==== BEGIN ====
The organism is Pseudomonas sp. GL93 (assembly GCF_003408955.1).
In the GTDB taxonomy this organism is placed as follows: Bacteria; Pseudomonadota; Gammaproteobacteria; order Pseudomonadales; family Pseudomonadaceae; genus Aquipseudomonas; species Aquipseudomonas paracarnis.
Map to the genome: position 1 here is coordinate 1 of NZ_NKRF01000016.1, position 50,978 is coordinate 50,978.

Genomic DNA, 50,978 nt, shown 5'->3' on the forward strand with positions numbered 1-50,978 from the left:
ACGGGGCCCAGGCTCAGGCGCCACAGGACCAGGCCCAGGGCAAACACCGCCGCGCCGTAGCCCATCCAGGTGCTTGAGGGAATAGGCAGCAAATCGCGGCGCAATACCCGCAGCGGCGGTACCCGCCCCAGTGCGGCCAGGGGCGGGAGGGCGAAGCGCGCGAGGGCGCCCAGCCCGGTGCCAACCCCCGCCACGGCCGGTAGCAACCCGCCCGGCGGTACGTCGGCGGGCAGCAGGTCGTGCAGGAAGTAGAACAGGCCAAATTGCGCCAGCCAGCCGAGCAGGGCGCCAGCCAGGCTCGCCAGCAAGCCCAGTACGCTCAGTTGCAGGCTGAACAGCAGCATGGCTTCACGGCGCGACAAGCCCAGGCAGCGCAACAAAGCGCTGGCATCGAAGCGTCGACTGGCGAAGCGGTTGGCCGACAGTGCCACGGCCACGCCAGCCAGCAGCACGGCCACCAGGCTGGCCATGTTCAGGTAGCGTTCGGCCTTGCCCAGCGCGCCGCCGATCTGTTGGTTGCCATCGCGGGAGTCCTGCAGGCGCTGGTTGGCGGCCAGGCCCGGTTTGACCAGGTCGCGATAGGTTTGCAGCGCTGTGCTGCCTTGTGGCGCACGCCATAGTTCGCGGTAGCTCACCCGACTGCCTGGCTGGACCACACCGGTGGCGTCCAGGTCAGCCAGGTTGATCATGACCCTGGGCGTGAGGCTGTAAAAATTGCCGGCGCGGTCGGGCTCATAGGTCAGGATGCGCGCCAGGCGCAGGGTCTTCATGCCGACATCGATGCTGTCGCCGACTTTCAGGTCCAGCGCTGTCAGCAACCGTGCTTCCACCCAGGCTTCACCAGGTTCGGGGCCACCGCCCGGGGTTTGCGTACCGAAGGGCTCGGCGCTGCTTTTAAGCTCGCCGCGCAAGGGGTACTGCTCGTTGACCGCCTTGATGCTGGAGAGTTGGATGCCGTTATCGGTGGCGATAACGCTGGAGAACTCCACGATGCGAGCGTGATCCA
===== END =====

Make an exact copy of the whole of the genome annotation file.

The organism is Pseudomonas sp. GL93 (assembly GCF_003408955.1).
In the GTDB taxonomy this organism is placed as follows: Bacteria; Pseudomonadota; Gammaproteobacteria; order Pseudomonadales; family Pseudomonadaceae; genus Aquipseudomonas; species Aquipseudomonas paracarnis.
Map to the genome: position 1 here is coordinate 1 of NZ_NKRF01000016.1, position 50,978 is coordinate 50,978.

Genomic DNA, 50,978 nt, shown 5'->3' on the forward strand with positions numbered 1-50,978 from the left:
ACGGGGCCCAGGCTCAGGCGCCACAGGACCAGGCCCAGGGCAAACACCGCCGCGCCGTAGCCCATCCAGGTGCTTGAGGGAATAGGCAGCAAATCGCGGCGCAATACCCGCAGCGGCGGTACCCGCCCCAGTGCGGCCAGGGGCGGGAGGGCGAAGCGCGCGAGGGCGCCCAGCCCGGTGCCAACCCCCGCCACGGCCGGTAGCAACCCGCCCGGCGGTACGTCGGCGGGCAGCAGGTCGTGCAGGAAGTAGAACAGGCCAAATTGCGCCAGCCAGCCGAGCAGGGCGCCAGCCAGGCTCGCCAGCAAGCCCAGTACGCTCAGTTGCAGGCTGAACAGCAGCATGGCTTCACGGCGCGACAAGCCCAGGCAGCGCAACAAAGCGCTGGCATCGAAGCGTCGACTGGCGAAGCGGTTGGCCGACAGTGCCACGGCCACGCCAGCCAGCAGCACGGCCACCAGGCTGGCCATGTTCAGGTAGCGTTCGGCCTTGCCCAGCGCGCCGCCGATCTGTTGGTTGCCATCGCGGGAGTCCTGCAGGCGCTGGTTGGCGGCCAGGCCCGGTTTGACCAGGTCGCGATAGGTTTGCAGCGCTGTGCTGCCTTGTGGCGCACGCCATAGTTCGCGGTAGCTCACCCGACTGCCTGGCTGGACCACACCGGTGGCGTCCAGGTCAGCCAGGTTGATCATGACCCTGGGCGTGAGGCTGTAAAAATTGCCGGCGCGGTCGGGCTCATAGGTCAGGATGCGCGCCAGGCGCAGGGTCTTCATGCCGACATCGATGCTGTCGCCGACTTTCAGGTCCAGCGCTGTCAGCAACCGTGCTTCCACCCAGGCTTCACCAGGTTCGGGGCCACCGCCCGGGGTTTGCGTACCGAAGGGCTCGGCGCTGCTTTTAAGCTCGCCGCGCAAGGGGTACTGCTCGTTGACCGCCTTGATGCTGGAGAGTTGGATGCCGTTATCGGTGGCGATAACGCTGGAGAACTCCACGATGCGAGCGTGATCCA